Robur Carolinum

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Robur Carolinum in Johannes Hevelius's Uranographia.

Robur Carolinum (Latin for Charles' oak) was a constellation created by the English astronomer Edmond Halley in 1679. The name refers to the Royal Oak where Charles II was said to have hidden from the troops of Oliver Cromwell after the Battle of Worcester.[1] It was between the constellations of Centaurus and Carina, extending into half of Vela.

Robur Carolinum as a constellation never gained popularity, probably because it used the star Eta Carinae and the Eta Carinae Nebula, and was soon dropped from use after only fifty years. Nicolas Louis de Lacaille also complained bitterly that it took some of the finest stars from Argo Navis.[2] Its brightest star was Beta Carinae (β Car) or Miaplacidus, which was known as α Roburis or α Roburis Carolii.[2]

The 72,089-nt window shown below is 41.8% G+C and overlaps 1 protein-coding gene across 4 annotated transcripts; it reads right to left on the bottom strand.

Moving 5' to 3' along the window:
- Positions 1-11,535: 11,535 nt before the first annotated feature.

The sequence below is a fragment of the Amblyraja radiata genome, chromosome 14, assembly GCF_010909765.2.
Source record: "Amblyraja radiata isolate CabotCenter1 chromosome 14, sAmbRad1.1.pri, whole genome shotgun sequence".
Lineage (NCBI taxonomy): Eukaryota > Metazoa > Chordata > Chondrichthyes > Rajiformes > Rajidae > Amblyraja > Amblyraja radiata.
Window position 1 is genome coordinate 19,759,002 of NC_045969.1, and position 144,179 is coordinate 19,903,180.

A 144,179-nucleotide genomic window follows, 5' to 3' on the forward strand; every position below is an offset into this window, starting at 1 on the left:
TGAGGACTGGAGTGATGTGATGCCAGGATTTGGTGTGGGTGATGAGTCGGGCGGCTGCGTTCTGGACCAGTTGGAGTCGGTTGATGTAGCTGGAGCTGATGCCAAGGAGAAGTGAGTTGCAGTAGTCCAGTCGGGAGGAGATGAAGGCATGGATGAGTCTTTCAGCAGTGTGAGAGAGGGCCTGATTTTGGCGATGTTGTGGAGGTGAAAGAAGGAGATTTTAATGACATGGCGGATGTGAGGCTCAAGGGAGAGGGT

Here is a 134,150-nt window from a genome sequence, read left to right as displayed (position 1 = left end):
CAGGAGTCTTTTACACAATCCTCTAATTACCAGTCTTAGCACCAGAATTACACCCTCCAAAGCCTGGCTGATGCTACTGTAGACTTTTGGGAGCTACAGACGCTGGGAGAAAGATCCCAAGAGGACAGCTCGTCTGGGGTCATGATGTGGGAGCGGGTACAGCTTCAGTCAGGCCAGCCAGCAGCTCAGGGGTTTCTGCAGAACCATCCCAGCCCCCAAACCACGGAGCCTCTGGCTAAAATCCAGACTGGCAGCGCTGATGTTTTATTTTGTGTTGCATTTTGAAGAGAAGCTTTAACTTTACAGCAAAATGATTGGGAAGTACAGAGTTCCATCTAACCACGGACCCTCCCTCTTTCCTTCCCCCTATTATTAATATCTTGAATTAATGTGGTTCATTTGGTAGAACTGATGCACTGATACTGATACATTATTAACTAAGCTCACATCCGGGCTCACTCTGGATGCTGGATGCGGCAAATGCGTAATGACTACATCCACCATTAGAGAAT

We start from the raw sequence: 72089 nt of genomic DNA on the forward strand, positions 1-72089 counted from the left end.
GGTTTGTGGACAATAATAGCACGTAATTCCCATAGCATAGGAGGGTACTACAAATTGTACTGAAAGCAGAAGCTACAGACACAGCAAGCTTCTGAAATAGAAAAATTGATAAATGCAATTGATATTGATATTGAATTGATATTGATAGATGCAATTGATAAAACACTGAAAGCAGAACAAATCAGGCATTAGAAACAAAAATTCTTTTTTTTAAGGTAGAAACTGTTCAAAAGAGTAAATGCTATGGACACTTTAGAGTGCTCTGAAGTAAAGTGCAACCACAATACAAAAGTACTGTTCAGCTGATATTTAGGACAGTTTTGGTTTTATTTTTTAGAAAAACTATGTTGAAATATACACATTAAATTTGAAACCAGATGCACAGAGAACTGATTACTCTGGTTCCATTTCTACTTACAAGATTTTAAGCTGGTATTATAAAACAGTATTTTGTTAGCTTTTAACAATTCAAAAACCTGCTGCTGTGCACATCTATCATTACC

References[edit]

  1. ^ Ridpath, Ian. "Robur Carolinum". Star Tales. self-published. Retrieved 21 April 2015. 
  2. ^ a b Richard Hinckley Allen, Star Names: Their Lore and Meaning, Vol. 1 (New York: Dover Publications, 1899, p. 349.)